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Iroquois Gas Pipeline Construction Monitoring
Applied Coastal is assisting with environmental monitoring during the Iroquois Gas Pipeline marine construction operations. Applied Coastal?s role in the monitoring effort is to provide measurement of suspended material and water velocity (primarily due to tides) during pipeline installation. Environmental permits required that impacts to the marine environment, specifically variability of water quality, be measured and documented during the project.
Applied Coastal personnel installed an acoustic doppler current profiler (ADCP) and associated GPS/gyrocompass navigation system aboard a survey vessel to provide continuous vertical profiling of relative acoustic backscatter within the water column. The ADCP measures the intensity of returning acoustic pulses to estimate the volume of suspended material; these data were used in real time aboard the survey vessel to determine the spatial extent of the dredging plume from construction activities and to guide subsequent water sampling. The combined ADCP/navigation system provided the monitoring team with precise visual display of the transport of suspended material from construction activities and, together with bottle samples and spot optical measurements, provided regulators with a quantitative understanding of how the gas pipeline construction activities may have impacted water quality.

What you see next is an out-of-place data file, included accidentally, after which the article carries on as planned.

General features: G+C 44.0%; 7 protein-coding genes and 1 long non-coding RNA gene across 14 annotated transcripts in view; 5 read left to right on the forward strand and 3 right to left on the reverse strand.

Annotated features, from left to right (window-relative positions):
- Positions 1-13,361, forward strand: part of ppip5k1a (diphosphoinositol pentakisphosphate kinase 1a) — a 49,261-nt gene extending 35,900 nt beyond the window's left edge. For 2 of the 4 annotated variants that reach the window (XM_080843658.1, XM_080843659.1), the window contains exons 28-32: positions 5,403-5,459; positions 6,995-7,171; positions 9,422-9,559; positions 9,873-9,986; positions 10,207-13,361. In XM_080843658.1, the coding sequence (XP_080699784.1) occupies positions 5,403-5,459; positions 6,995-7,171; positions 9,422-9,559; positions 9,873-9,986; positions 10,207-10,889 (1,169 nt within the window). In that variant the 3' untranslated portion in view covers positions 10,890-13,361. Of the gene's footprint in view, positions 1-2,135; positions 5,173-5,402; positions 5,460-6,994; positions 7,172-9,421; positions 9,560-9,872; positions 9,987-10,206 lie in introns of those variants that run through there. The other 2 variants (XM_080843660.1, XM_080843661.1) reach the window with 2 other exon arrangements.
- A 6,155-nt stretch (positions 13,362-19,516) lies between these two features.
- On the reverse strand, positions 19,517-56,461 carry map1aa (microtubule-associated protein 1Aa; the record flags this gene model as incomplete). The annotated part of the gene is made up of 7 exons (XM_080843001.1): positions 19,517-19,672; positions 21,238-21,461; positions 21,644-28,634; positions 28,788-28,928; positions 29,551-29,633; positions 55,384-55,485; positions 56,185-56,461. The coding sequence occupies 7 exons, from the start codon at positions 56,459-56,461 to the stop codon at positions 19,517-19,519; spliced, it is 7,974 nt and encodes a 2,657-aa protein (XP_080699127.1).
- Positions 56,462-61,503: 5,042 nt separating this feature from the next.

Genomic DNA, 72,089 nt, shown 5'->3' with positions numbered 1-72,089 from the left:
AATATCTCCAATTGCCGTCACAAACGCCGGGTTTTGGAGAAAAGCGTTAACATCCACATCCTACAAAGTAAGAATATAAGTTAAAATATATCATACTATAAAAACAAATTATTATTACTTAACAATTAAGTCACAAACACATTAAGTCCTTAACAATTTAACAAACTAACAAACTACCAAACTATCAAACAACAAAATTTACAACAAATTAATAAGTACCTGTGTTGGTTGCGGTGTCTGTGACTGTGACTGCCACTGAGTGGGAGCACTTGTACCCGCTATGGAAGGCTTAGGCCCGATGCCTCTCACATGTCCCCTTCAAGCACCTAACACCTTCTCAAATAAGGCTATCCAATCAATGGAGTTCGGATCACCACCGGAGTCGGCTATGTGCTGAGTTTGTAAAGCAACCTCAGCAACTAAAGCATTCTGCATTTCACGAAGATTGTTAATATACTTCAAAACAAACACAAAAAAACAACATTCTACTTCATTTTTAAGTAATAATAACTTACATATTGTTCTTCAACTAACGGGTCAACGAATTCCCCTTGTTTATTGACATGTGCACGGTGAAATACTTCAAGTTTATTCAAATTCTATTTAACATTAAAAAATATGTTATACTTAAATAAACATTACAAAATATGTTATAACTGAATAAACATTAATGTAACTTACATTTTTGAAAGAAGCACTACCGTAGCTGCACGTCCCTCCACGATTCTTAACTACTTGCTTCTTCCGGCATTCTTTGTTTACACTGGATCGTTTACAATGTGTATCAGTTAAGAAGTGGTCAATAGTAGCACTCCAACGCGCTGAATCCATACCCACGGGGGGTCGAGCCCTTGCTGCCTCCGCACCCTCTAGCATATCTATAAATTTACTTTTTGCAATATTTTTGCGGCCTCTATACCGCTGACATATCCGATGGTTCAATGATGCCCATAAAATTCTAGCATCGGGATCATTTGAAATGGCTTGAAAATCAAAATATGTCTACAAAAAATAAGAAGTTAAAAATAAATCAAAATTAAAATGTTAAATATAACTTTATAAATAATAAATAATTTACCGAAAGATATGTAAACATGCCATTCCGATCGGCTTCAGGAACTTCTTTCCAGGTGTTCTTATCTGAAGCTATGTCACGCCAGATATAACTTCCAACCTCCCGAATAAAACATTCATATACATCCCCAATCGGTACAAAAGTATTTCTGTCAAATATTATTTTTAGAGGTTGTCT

ADCP backscatter measurements obtained along a transect route approximately 700 feet downstream of the Norwalk Tee excavation pit are illustrated. Data collection began southeast of the dredge pit (shown to the right of the graphic) and proceeded on a northwesterly course past the excavation area. Data collection ended northwest of the pit, shown to the left of the graphic. Blue/purple colors indicate low backscatter, or lower levels of suspended sediment in the water column. The green/yellow colors indicate relatively high levels of suspended material. Red/orange colors along the seafloor represent strong acoustic reflections. The plume is obvious in the center of the graphic, stretching from the surface to the seafloor, with lower levels found along the bottom to the east and southeast of the dredge pit. The extent of the plume is relatively narrow, estimated about 40 meters wide. The narrow extent of the plume, the relatively small length scale, made proper synoptic sampling a challenge.
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